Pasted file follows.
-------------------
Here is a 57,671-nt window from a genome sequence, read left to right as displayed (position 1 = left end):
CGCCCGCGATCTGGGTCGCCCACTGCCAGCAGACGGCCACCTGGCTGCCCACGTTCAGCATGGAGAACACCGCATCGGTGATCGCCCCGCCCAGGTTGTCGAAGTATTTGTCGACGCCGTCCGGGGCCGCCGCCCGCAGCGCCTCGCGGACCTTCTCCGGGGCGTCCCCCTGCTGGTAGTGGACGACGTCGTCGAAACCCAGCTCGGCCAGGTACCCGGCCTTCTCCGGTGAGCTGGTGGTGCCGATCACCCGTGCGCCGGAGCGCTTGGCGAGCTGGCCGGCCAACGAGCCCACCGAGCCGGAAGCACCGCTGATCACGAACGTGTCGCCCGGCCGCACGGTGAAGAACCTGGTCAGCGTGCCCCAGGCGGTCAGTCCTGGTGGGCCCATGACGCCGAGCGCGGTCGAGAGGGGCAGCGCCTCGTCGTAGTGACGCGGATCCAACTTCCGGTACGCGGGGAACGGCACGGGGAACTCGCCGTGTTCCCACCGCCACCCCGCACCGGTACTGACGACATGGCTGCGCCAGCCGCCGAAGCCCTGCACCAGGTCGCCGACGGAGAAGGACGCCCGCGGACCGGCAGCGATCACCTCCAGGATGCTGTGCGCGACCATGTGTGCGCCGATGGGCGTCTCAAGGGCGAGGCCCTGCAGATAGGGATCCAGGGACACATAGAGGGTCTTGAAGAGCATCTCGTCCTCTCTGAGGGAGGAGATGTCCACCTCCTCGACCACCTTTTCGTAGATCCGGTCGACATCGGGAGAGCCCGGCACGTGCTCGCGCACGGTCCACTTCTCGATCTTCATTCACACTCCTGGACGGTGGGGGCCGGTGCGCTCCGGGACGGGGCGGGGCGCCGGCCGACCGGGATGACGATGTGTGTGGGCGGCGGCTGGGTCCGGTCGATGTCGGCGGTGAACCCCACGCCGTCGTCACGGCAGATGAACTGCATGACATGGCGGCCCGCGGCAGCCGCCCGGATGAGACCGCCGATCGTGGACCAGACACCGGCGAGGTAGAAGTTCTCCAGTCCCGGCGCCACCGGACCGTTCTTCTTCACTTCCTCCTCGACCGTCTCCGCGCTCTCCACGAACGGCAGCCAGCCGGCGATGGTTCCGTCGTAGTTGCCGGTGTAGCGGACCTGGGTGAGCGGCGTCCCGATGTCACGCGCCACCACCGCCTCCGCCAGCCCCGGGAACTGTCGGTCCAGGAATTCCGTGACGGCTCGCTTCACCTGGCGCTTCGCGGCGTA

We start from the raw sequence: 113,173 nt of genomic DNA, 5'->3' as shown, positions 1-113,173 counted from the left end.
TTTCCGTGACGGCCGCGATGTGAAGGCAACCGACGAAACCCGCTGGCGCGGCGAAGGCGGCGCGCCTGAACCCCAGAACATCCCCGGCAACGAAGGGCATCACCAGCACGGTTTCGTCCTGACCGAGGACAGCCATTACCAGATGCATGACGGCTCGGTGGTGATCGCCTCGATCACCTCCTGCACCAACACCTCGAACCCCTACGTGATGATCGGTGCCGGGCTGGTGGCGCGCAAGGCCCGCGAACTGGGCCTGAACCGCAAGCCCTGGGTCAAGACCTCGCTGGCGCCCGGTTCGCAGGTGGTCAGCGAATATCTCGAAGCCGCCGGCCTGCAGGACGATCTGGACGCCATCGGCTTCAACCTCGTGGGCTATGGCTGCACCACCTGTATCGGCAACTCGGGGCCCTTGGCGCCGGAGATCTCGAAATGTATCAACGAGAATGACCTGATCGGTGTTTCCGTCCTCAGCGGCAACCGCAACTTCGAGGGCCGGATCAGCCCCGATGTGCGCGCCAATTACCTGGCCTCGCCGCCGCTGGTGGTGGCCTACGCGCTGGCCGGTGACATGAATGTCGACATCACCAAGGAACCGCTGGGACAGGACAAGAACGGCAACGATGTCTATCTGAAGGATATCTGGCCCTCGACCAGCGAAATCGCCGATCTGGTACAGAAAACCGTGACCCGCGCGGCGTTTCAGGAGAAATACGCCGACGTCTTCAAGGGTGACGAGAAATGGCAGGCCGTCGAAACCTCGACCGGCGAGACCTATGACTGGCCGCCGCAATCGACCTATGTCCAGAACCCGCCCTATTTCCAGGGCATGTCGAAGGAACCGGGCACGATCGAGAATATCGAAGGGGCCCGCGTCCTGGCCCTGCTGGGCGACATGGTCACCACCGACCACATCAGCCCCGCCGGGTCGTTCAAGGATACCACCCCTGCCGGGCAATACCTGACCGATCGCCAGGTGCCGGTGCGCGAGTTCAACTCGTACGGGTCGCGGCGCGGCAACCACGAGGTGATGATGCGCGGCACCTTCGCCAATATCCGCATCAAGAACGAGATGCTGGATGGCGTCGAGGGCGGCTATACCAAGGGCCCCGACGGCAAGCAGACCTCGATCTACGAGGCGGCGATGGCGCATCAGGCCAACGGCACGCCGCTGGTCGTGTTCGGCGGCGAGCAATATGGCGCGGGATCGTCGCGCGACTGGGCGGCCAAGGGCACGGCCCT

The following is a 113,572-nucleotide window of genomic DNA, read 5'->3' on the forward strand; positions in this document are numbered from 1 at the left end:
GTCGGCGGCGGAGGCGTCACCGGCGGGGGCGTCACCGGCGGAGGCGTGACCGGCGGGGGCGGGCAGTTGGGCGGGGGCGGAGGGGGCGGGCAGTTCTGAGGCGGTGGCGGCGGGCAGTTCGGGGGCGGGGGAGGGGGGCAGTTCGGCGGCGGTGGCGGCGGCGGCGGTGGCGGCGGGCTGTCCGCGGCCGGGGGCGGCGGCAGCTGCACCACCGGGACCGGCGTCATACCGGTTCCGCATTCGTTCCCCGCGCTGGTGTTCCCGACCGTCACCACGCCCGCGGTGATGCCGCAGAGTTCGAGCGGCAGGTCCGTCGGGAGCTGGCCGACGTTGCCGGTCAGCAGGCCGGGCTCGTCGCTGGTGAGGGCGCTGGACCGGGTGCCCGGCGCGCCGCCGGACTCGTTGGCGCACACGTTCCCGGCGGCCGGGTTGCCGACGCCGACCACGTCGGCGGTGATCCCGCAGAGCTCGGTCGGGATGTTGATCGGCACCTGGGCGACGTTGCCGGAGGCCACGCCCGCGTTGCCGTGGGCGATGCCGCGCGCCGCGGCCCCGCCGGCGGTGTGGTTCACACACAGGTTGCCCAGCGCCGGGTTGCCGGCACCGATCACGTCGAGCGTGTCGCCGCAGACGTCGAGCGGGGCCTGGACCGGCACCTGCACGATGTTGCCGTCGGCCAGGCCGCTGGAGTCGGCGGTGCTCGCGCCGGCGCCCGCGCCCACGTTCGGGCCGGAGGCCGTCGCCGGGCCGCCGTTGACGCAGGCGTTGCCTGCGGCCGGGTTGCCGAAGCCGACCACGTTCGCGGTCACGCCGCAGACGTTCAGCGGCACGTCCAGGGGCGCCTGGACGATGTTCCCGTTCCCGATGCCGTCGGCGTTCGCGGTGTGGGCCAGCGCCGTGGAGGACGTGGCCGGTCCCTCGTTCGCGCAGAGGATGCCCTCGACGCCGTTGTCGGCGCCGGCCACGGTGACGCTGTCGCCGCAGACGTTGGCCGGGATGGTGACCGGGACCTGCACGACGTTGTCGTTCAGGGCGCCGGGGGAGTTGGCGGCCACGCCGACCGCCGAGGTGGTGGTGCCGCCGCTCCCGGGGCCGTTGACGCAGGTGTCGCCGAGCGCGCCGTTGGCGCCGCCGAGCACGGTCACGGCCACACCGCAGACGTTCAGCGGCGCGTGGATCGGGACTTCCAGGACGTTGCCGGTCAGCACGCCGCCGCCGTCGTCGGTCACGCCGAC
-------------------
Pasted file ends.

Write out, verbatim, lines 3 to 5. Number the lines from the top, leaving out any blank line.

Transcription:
We start from the raw sequence: 113,173 nt of genomic DNA, 5'->3' as shown, positions 1-113,173 counted from the left end.
TTTCCGTGACGGCCGCGATGTGAAGGCAACCGACGAAACCCGCTGGCGCGGCGAAGGCGGCGCGCCTGAACCCCAGAACATCCCCGGCAACGAAGGGCATCACCAGCACGGTTTCGTCCTGACCGAGGACAGCCATTACCAGATGCATGACGGCTCGGTGGTGATCGCCTCGATCACCTCCTGCACCAACACCTCGAACCCCTACGTGATGATCGGTGCCGGGCTGGTGGCGCGCAAGGCCCGCGAACTGGGCCTGAACCGCAAGCCCTGGGTCAAGACCTCGCTGGCGCCCGGTTCGCAGGTGGTCAGCGAATATCTCGAAGCCGCCGGCCTGCAGGACGATCTGGACGCCATCGGCTTCAACCTCGTGGGCTATGGCTGCACCACCTGTATCGGCAACTCGGGGCCCTTGGCGCCGGAGATCTCGAAATGTATCAACGAGAATGACCTGATCGGTGTTTCCGTCCTCAGCGGCAACCGCAACTTCGAGGGCCGGATCAGCCCCGATGTGCGCGCCAATTACCTGGCCTCGCCGCCGCTGGTGGTGGCCTACGCGCTGGCCGGTGACATGAATGTCGACATCACCAAGGAACCGCTGGGACAGGACAAGAACGGCAACGATGTCTATCTGAAGGATATCTGGCCCTCGACCAGCGAAATCGCCGATCTGGTACAGAAAACCGTGACCCGCGCGGCGTTTCAGGAGAAATACGCCGACGTCTTCAAGGGTGACGAGAAATGGCAGGCCGTCGAAACCTCGACCGGCGAGACCTATGACTGGCCGCCGCAATCGACCTATGTCCAGAACCCGCCCTATTTCCAGGGCATGTCGAAGGAACCGGGCACGATCGAGAATATCGAAGGGGCCCGCGTCCTGGCCCTGCTGGGCGACATGGTCACCACCGACCACATCAGCCCCGCCGGGTCGTTCAAGGATACCACCCCTGCCGGGCAATACCTGACCGATCGCCAGGTGCCGGTGCGCGAGTTCAACTCGTACGGGTCGCGGCGCGGCAACCACGAGGTGATGATGCGCGGCACCTTCGCCAATATCCGCATCAAGAACGAGATGCTGGATGGCGTCGAGGGCGGCTATACCAAGGGCCCCGACGGCAAGCAGACCTCGATCTACGAGGCGGCGATGGCGCATCAGGCCAACGGCACGCCGCTGGTCGTGTTCGGCGGCGAGCAATATGGCGCGGGATCGTCGCGCGACTGGGCGGCCAAGGGCACGGCCCT

The following is a 113,572-nucleotide window of genomic DNA, read 5'->3' on the forward strand; positions in this document are numbered from 1 at the left end: